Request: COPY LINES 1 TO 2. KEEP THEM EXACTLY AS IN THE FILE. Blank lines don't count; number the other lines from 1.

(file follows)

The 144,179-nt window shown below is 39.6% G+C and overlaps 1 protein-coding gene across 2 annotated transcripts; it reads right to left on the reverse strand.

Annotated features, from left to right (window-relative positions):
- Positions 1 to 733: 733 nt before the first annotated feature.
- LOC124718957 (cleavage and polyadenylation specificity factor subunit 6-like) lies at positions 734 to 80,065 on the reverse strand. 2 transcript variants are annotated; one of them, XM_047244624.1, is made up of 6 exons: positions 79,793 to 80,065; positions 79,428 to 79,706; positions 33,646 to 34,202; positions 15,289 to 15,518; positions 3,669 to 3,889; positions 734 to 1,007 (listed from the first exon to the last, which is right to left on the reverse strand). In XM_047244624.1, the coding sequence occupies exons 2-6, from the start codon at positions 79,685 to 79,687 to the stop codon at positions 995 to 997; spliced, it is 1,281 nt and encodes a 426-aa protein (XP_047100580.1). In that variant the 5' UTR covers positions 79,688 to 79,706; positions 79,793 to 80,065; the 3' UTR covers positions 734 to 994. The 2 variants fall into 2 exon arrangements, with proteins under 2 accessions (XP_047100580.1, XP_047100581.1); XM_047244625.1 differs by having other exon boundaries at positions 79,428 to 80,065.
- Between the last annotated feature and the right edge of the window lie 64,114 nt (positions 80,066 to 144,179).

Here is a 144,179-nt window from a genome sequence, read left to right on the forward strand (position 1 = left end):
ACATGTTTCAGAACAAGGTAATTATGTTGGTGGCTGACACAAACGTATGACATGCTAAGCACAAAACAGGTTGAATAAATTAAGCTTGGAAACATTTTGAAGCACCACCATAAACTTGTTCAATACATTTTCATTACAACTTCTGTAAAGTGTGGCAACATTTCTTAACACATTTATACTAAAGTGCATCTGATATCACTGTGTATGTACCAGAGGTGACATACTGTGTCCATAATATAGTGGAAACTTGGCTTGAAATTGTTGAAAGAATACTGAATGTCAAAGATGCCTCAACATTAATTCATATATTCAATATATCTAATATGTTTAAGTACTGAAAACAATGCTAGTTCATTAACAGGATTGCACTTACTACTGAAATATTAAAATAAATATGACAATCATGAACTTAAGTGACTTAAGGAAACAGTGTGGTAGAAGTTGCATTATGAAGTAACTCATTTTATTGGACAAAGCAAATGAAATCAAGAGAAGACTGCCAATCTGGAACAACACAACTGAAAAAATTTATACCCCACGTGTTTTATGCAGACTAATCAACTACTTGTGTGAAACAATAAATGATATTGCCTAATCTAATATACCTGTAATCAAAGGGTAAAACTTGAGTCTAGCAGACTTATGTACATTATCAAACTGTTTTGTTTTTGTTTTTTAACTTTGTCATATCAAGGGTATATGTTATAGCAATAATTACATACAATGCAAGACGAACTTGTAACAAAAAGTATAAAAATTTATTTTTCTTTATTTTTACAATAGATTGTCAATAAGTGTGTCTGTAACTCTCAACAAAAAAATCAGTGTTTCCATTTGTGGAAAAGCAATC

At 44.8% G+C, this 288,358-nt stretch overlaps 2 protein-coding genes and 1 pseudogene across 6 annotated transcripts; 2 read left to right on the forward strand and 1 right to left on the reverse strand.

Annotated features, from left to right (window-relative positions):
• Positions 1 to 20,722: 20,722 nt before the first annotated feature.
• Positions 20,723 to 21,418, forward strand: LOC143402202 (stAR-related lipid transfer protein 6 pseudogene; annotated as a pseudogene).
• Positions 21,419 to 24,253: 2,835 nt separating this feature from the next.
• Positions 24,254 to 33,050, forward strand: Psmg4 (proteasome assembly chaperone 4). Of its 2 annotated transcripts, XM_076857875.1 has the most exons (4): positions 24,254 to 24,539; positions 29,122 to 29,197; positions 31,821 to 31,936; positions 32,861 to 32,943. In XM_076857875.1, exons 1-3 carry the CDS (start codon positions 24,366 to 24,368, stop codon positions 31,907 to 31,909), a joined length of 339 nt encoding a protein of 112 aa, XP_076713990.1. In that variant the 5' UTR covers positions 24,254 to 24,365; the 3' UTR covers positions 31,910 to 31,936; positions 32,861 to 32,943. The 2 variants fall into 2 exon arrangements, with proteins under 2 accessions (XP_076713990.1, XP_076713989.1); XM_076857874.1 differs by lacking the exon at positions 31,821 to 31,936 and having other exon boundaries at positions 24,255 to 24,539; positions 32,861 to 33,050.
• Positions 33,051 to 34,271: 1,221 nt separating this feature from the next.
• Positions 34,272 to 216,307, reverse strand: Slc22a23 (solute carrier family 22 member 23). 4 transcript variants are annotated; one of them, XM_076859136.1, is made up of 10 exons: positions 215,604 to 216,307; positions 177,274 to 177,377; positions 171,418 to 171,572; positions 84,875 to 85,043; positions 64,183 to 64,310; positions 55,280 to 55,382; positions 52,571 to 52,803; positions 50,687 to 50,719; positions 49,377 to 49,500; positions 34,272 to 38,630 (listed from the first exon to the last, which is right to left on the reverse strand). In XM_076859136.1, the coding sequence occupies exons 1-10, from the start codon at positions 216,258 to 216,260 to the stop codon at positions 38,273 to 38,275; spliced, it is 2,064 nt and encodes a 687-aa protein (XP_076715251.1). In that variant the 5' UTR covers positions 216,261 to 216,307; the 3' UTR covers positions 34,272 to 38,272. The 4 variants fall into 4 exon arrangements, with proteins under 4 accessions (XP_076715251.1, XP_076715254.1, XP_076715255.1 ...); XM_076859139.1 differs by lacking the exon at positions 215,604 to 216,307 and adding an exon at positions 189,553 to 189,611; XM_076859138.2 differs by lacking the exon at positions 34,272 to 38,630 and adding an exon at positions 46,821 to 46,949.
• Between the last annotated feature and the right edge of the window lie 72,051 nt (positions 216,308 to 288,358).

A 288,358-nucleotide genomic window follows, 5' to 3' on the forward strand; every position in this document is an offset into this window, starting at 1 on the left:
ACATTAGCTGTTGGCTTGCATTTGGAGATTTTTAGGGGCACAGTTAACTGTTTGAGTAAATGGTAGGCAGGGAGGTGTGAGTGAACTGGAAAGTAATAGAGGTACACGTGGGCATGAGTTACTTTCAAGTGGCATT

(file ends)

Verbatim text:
The 144,179-nt window shown below is 39.6% G+C and overlaps 1 protein-coding gene across 2 annotated transcripts; it reads right to left on the reverse strand.

Annotated features, from left to right (window-relative positions):